Health & Environmental Research Online (HERO)


198734 
Journal Article 
In utero exposure to dioxins and polychlorinated biphenyls and its relations to thyroid function and growth hormone in newborns 
Wang, S-L; Su, P-H; Jong, S-B; Guo, YL; Chou, W-L; Päpke, O 
2005 
Yes 
Environmental Health Perspectives
ISSN: 0091-6765
EISSN: 1552-9924 
113 
11 
1645-1650 
English 
The aim of this study is to examine the association between transplacental exposure to dioxins/polychlorinated biphenyls (PCBs) and thyroid and growth hormones in newborns. We recruited 118 pregnant women, between 25 and 34 years of age, at the obstetric clinic. Personal data collected included reproductive and medical histories and physical factors. Clinicians gathered placental and umbilical cord serum upon delivery and carefully scored the 118 newborns, making both structural and functional assessments. We analyzed placentas for 17 polychlorinated dibenzo-p-dioxins and dibenzofurans and 12 dioxin-like PCB congeners with the World Health Organization-defined toxic equivalent factors, and six indicator PCBs by high-resolution gas chromatography and high-resolution mass spectrometry. We analyzed thyroid and growth hormones from cord serum using radioimmunoassay. Insulin-like growth factor (IGF)-1, IGF-binding globulin-3, and thyroxine x thyroid-stimulating hormone (T4 x TSH) were significantly associated with increased placental weight and Quetelet index (in kilograms per square meter; correlation coefficient r = 0.2-0.3; p < 0.05). Multivariate analyses showed independently and significantly decreased free T4 (FT4) x TSH with increasing non-ortho PCBs (r = -0.2; p < 0.05). We suggest that significant FT4 feedback alterations to the hypothalamus result from in utero exposure to non-ortho PCBs. Considering the vast existence of bioaccumulated dioxins and PCBs and the resultant body burden in modern society, we suggest routine screening of both thyroid hormone levels and thyroid function in newborns.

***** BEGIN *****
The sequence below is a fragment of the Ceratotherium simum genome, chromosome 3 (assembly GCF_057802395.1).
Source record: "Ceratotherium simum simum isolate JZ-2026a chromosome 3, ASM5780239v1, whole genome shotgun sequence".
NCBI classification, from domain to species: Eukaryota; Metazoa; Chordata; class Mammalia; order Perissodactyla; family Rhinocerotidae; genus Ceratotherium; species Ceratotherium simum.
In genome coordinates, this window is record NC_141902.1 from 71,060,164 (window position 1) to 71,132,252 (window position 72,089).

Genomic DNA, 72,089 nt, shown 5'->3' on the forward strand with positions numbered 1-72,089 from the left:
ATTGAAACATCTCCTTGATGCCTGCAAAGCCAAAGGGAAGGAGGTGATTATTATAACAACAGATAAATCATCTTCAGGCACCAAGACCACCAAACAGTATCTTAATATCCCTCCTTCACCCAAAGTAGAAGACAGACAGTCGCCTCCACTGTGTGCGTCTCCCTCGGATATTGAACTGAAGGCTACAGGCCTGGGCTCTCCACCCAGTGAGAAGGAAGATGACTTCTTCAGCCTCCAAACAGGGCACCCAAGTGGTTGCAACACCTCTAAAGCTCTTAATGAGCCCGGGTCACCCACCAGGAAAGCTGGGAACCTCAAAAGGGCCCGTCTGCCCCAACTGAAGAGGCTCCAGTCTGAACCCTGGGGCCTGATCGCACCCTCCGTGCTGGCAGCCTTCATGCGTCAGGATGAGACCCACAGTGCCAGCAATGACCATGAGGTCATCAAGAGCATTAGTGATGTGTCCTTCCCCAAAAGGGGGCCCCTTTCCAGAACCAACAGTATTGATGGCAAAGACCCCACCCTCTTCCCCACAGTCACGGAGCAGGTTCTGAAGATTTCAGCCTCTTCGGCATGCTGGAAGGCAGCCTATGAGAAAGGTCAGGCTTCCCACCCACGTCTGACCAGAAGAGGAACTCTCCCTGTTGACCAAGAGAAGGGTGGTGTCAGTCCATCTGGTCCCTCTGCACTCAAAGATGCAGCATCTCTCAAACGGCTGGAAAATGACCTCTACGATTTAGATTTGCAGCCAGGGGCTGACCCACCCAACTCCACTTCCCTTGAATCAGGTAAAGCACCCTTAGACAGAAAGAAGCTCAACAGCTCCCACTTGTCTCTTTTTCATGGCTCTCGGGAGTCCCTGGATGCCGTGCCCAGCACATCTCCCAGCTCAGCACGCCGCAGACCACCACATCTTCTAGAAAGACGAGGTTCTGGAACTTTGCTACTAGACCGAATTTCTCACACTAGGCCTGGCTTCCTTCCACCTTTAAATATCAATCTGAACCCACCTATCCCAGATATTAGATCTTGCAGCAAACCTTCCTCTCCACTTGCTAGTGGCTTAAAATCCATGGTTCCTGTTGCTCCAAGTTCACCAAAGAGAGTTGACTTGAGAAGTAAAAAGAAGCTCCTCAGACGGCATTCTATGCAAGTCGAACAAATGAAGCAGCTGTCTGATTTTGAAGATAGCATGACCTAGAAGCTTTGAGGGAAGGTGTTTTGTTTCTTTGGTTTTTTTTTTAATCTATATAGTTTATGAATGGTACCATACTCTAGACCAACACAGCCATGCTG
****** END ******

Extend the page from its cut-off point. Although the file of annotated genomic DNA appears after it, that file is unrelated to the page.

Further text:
Dioxins; Infant; Placenta; Prenatal exposure delayed effects; Thyroid hormones